PG&E Webinar: PV Financial Analysis20 City Government Incentive San Francisco –10 year program –In addition to other incentives –$1,000 to $3,500 for Residential –Up to $10,000 for Commercial –Low income residents may qualify for additional grants
PG&E Webinar: PV Financial Analysis21 Federal ITC Solar Investment Tax Credit* –Went into effect January 1 st 2009 –Available for next 8 years (through 2016) –30% of net solar system cost –No monetary cap –Applies to residential & commercial *All tax related statement are designed to inform and not to be construed as tax advise. Please consult a tax attorney before making any purchasing decisions.
PG&E Webinar: PV Financial Analysis22 Bonus Depreciation Applies to commercial system owners Only –Benefits extended for systems installed in % of cost of capital investment Up to $250,000 with phase-out threshold of $800,000 –Benefits will continue for systems installed 2010 with reduced depreciation allowances Allowed write-off up to $125,000 of capital expenditure Subject to phase-out once capital expenditure exceeds $500,000 *All tax related statement are designed to inform and not to be construed as tax advise. Please consult a tax attorney before making any purchasing decisions.
PG&E Webinar: PV Financial Analysis23 Sample Costs Example* for average SF household of four - Monthly electrical bill $75 to $150 - Installing 3.0kW AC System Cost of system $27,000 CSI Incentive (est $1000/kW) -$3,000 Federal ITC-$7,200 San Francisco Rebate-$3,500 Tax on SF Rebate+$700 NET COST$14,000 kWh Production~5000 kWh / year *These Incentive and ITC values are for demonstration purposes. Please consult a qualified tax attorney for applicability of various Incentives and grants.
PG&E Webinar: PV Financial Analysis24 Electricity Costs and Net Energy Metering
PG&E Webinar: PV Financial Analysis25 Electric Rates Two basic types of rate schedules: *Both incorporate the concept of tiers: The more electricity is consumed, the more it costs. Example: kWh $0.10/kWh kWh$0.12/kWh etc. Tiers apply to both “flat” rates and TOU rates Rate Schedule TypeElectricity cost structure “Flat”Constant $/kWh* Time-of-Use (TOU)$/kWh varies by time of day*
PG&E Webinar: PV Financial Analysis26 Rate Tiers – Impact of PV Output from PV systems tends to offset the most costly electricity first.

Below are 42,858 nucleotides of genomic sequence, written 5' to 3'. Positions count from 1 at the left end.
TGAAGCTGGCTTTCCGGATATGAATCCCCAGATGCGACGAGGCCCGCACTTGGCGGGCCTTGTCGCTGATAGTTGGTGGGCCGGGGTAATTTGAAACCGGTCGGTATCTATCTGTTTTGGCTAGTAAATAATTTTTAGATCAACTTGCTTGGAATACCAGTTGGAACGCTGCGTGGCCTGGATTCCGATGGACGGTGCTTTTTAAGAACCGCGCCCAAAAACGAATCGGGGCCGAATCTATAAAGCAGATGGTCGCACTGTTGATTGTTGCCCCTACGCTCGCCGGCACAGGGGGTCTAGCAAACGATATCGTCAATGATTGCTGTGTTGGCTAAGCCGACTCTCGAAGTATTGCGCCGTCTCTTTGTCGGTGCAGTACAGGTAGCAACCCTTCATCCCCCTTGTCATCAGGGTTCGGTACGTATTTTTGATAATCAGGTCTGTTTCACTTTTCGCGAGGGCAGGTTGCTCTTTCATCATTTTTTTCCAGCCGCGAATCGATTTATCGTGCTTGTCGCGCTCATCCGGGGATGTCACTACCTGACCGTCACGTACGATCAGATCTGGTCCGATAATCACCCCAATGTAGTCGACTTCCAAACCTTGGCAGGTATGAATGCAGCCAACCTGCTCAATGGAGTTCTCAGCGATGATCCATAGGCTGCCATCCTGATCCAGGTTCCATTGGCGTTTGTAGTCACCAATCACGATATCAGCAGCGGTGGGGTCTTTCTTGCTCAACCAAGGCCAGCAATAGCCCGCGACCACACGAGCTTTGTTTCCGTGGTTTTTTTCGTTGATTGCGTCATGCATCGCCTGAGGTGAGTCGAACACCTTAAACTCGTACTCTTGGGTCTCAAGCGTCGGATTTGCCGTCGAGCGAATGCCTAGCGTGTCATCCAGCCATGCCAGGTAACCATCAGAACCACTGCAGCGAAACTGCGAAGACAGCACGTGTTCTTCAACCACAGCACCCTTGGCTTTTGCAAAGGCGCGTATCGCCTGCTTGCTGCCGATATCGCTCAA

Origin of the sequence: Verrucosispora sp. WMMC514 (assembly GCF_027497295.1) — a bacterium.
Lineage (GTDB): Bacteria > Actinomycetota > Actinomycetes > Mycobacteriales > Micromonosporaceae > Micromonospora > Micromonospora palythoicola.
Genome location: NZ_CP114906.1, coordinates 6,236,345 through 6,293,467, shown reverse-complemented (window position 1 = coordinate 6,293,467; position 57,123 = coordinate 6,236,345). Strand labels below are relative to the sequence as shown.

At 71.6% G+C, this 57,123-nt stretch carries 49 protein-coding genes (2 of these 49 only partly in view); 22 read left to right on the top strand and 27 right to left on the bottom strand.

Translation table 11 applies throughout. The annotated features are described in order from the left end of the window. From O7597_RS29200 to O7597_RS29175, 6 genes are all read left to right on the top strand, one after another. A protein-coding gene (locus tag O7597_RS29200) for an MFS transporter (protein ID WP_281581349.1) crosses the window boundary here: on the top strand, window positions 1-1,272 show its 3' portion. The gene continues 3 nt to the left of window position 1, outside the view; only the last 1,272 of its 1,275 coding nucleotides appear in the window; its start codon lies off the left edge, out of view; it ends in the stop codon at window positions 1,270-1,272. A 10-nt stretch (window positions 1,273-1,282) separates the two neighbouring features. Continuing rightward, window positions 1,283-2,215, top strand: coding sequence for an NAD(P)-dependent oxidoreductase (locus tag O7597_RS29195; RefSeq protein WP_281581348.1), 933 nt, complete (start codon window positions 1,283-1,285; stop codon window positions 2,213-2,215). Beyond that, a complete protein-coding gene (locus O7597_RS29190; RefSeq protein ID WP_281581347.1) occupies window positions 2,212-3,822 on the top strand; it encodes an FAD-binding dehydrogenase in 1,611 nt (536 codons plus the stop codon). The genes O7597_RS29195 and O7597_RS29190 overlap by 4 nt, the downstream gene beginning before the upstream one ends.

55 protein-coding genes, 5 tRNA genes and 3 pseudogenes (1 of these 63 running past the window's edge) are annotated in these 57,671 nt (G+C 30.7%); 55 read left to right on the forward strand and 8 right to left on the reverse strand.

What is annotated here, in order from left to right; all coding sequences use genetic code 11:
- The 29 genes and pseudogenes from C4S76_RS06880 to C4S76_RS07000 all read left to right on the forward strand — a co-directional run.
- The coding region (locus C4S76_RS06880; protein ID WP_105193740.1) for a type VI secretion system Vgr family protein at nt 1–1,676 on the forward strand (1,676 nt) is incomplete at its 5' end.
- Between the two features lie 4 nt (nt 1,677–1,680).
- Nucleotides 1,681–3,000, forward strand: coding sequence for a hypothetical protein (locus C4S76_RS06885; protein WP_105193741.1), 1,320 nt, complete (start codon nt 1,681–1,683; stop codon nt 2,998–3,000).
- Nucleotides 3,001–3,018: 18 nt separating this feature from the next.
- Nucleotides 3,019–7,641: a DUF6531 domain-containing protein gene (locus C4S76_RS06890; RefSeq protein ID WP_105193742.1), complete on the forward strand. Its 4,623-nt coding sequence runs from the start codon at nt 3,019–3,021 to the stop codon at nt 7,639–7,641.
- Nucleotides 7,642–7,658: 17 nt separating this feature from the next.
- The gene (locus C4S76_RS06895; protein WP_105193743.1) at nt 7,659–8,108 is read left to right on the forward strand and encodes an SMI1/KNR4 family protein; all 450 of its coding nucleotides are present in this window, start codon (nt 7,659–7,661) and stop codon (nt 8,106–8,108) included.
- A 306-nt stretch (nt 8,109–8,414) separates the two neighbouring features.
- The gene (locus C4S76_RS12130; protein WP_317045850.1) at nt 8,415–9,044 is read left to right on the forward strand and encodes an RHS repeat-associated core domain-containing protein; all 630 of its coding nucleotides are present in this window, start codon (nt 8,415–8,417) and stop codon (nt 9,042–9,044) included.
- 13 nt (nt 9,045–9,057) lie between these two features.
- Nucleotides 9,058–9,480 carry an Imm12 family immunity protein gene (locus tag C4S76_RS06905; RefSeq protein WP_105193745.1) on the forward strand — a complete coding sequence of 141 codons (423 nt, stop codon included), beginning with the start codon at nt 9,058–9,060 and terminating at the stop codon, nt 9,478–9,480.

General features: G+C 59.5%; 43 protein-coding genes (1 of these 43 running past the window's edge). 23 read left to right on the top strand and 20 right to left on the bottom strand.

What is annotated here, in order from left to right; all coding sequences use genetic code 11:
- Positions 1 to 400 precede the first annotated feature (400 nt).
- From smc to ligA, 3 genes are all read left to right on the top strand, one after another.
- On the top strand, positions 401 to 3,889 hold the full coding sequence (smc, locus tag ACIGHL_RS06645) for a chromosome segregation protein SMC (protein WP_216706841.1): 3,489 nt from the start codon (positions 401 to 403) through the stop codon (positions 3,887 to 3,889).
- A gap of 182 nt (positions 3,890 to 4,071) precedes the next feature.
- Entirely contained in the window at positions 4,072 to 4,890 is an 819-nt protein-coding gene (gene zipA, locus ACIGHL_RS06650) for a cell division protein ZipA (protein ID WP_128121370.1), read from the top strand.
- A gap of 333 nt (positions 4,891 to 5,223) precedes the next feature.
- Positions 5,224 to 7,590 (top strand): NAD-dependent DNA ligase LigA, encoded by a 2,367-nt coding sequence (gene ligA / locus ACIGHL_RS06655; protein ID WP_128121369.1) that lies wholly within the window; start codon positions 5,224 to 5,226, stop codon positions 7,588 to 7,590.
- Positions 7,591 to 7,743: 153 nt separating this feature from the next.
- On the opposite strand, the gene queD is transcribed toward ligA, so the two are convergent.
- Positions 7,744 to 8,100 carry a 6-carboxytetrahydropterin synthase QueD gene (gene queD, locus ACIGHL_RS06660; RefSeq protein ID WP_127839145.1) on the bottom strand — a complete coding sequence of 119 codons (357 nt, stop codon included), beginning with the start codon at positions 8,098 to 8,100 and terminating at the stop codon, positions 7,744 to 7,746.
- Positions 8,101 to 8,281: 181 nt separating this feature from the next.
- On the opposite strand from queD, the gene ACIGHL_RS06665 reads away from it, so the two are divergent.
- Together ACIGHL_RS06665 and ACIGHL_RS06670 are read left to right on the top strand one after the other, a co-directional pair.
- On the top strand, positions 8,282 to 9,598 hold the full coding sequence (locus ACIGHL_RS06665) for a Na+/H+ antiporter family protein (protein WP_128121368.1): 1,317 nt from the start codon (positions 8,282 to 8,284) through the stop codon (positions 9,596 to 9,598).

PG&E Webinar: PV Financial Analysis27 TOU and PV
PG&E Webinar: PV Financial Analysis28 Net Energy Metering (NEM) NEM allows customers to receive credit for electricity produced in excess of what is consumed on-site. Utility grid acts as “battery” Credit is at the relevant retail rate Annual true-up –AB 920: Credits for excess generation (kWh) (details TBD) Can zero out energy portion of bill, but other (minor) service charges still apply –Typical customer sizes PV system to ~80% of annual energy (kWh) consumption NEM is especially valuable for customers on TOU rates because PV system output tends to occur during the most expensive (peak) periods.
PG&E Webinar: PV Financial Analysis30 Purchasing Options Cash / Financing Power Purchase Agreement Lease To Own
PG&E Webinar: PV Financial Analysis31 City and County Financing Berkeley –Creative financing – Berkeley First Sonoma County –SCEIP – Sonoma County Energy Independence Program –Financing is for existing buildings only –Repayments made through property tax bills over time
PG&E Webinar: PV Financial Analysis32 PPA Structure Third Party owns system and is responsible for financing, designing, installing, monitoring and maintaining for the customer No upfront fee required Customer purchases electricity (kWh) the system generates at contracted rates Customer may purchase system after contract expires Contracts are typically 20 to 25 years RECs (Renewable Energy Credits) are claimed by third party
PG&E Webinar: PV Financial Analysis33 Lease To Own Third Party owns system and is responsible for financing, designing, installing, monitoring and maintaining for the customer Customer typically pays a small upfront fee Customer enters into a lease agreement Significant reduction in electricity bill Contracts are typically ~10 years Leases may have annual built-in increases – typically not exceeding increases of electricity rates
PG&E Webinar: PV Financial Analysis34 Renewable Energy Credits